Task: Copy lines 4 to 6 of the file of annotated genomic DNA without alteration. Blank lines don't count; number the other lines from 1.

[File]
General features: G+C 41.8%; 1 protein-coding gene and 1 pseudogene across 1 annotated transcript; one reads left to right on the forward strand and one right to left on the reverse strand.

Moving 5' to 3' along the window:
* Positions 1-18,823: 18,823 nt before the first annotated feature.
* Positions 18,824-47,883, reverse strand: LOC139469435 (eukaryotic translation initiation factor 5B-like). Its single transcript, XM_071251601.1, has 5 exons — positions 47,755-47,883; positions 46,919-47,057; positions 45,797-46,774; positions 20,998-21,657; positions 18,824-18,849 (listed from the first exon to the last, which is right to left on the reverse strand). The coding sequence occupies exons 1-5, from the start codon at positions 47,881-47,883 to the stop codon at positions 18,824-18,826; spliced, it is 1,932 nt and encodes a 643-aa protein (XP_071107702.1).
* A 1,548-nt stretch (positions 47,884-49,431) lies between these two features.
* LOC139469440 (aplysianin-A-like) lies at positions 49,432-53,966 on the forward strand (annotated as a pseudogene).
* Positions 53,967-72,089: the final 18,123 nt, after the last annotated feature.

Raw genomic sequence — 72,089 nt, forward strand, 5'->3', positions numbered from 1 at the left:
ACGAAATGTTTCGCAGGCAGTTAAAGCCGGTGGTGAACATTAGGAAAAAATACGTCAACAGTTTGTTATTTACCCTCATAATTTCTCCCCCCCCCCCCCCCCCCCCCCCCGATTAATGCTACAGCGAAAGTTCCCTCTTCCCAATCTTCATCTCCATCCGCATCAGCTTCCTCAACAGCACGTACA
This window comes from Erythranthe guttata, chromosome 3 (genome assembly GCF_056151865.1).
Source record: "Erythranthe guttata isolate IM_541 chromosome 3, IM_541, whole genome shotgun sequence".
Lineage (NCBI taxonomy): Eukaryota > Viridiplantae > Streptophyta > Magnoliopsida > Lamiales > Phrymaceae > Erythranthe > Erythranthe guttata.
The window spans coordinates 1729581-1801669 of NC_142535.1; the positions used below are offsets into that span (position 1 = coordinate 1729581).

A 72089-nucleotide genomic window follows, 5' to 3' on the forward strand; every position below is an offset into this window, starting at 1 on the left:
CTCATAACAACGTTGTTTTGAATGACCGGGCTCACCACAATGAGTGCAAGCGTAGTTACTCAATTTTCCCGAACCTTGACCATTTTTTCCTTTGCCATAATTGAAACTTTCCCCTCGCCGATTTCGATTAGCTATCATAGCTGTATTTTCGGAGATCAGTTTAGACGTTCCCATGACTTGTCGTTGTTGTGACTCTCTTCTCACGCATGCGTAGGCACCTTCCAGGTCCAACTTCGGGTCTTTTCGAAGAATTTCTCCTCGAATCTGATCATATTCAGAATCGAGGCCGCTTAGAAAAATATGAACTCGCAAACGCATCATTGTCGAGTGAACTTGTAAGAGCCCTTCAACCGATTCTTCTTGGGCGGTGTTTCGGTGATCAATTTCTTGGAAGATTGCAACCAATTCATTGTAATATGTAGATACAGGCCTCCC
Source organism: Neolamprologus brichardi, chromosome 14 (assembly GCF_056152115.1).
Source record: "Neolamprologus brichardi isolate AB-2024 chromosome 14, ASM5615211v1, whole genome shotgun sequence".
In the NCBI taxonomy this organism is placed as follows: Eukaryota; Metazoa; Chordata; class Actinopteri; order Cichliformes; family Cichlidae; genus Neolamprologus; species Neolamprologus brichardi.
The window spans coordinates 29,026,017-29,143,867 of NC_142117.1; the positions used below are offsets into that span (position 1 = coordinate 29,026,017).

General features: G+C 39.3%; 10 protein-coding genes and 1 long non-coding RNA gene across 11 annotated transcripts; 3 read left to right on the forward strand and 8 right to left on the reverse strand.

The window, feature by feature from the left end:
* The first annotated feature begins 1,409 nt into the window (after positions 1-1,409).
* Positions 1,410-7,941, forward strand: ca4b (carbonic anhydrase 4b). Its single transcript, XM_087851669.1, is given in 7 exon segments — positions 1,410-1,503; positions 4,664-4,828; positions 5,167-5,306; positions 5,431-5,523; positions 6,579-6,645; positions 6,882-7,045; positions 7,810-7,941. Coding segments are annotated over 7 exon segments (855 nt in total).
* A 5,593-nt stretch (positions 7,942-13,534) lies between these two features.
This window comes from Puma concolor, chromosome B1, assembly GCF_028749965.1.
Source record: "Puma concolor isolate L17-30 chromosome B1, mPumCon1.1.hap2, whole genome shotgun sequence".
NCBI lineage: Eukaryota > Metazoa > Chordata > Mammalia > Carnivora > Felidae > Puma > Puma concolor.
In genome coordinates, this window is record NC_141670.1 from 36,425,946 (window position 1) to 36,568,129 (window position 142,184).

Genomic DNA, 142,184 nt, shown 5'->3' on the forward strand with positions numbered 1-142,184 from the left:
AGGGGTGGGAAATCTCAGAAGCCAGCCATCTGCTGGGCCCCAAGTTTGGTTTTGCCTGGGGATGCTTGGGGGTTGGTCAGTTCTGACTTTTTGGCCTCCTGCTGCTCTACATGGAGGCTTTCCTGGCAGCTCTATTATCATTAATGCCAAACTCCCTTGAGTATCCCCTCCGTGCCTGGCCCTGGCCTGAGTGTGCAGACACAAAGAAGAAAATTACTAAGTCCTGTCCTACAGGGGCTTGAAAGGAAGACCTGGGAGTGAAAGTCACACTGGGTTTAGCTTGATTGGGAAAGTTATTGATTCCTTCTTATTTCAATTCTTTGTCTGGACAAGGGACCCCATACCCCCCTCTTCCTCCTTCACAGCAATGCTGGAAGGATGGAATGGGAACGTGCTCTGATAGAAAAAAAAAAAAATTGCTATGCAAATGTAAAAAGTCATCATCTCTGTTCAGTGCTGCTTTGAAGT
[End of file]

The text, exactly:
* Positions 18,824-47,883, reverse strand: LOC139469435 (eukaryotic translation initiation factor 5B-like). Its single transcript, XM_071251601.1, has 5 exons — positions 47,755-47,883; positions 46,919-47,057; positions 45,797-46,774; positions 20,998-21,657; positions 18,824-18,849 (listed from the first exon to the last, which is right to left on the reverse strand). The coding sequence occupies exons 1-5, from the start codon at positions 47,881-47,883 to the stop codon at positions 18,824-18,826; spliced, it is 1,932 nt and encodes a 643-aa protein (XP_071107702.1).
* A 1,548-nt stretch (positions 47,884-49,431) lies between these two features.
* LOC139469440 (aplysianin-A-like) lies at positions 49,432-53,966 on the forward strand (annotated as a pseudogene).